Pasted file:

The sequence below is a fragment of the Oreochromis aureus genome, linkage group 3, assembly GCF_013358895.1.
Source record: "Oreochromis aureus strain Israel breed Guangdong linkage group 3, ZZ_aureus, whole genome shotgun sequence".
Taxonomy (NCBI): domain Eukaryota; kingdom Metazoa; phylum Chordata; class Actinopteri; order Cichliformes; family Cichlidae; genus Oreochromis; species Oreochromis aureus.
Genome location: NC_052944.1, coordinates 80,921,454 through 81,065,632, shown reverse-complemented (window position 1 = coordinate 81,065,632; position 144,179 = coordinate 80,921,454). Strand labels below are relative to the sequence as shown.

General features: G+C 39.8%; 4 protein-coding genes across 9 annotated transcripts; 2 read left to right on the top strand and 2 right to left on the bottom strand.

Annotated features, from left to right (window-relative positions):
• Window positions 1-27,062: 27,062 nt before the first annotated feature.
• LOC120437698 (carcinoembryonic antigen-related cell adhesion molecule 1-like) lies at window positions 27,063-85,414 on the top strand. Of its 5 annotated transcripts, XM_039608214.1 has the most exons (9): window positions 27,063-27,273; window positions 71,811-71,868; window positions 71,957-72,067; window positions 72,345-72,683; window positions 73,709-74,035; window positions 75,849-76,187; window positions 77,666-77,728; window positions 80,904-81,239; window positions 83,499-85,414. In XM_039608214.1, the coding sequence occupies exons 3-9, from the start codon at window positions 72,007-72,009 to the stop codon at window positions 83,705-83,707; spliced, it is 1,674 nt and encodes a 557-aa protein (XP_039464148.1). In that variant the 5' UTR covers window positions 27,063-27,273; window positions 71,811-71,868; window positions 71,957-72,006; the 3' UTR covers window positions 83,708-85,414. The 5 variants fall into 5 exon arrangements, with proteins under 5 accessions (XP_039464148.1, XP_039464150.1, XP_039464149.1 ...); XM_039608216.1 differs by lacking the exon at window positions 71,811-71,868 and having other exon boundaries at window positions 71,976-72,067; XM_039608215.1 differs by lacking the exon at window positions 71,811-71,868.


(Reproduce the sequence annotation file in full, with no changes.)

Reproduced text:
The sequence below is a fragment of the Oreochromis aureus genome, linkage group 3, assembly GCF_013358895.1.
Source record: "Oreochromis aureus strain Israel breed Guangdong linkage group 3, ZZ_aureus, whole genome shotgun sequence".
Taxonomy (NCBI): domain Eukaryota; kingdom Metazoa; phylum Chordata; class Actinopteri; order Cichliformes; family Cichlidae; genus Oreochromis; species Oreochromis aureus.
Genome location: NC_052944.1, coordinates 80,921,454 through 81,065,632, shown reverse-complemented (window position 1 = coordinate 81,065,632; position 144,179 = coordinate 80,921,454). Strand labels below are relative to the sequence as shown.

General features: G+C 39.8%; 4 protein-coding genes across 9 annotated transcripts; 2 read left to right on the top strand and 2 right to left on the bottom strand.

Annotated features, from left to right (window-relative positions):
• Window positions 1-27,062: 27,062 nt before the first annotated feature.
• LOC120437698 (carcinoembryonic antigen-related cell adhesion molecule 1-like) lies at window positions 27,063-85,414 on the top strand. Of its 5 annotated transcripts, XM_039608214.1 has the most exons (9): window positions 27,063-27,273; window positions 71,811-71,868; window positions 71,957-72,067; window positions 72,345-72,683; window positions 73,709-74,035; window positions 75,849-76,187; window positions 77,666-77,728; window positions 80,904-81,239; window positions 83,499-85,414. In XM_039608214.1, the coding sequence occupies exons 3-9, from the start codon at window positions 72,007-72,009 to the stop codon at window positions 83,705-83,707; spliced, it is 1,674 nt and encodes a 557-aa protein (XP_039464148.1). In that variant the 5' UTR covers window positions 27,063-27,273; window positions 71,811-71,868; window positions 71,957-72,006; the 3' UTR covers window positions 83,708-85,414. The 5 variants fall into 5 exon arrangements, with proteins under 5 accessions (XP_039464148.1, XP_039464150.1, XP_039464149.1 ...); XM_039608216.1 differs by lacking the exon at window positions 71,811-71,868 and having other exon boundaries at window positions 71,976-72,067; XM_039608215.1 differs by lacking the exon at window positions 71,811-71,868.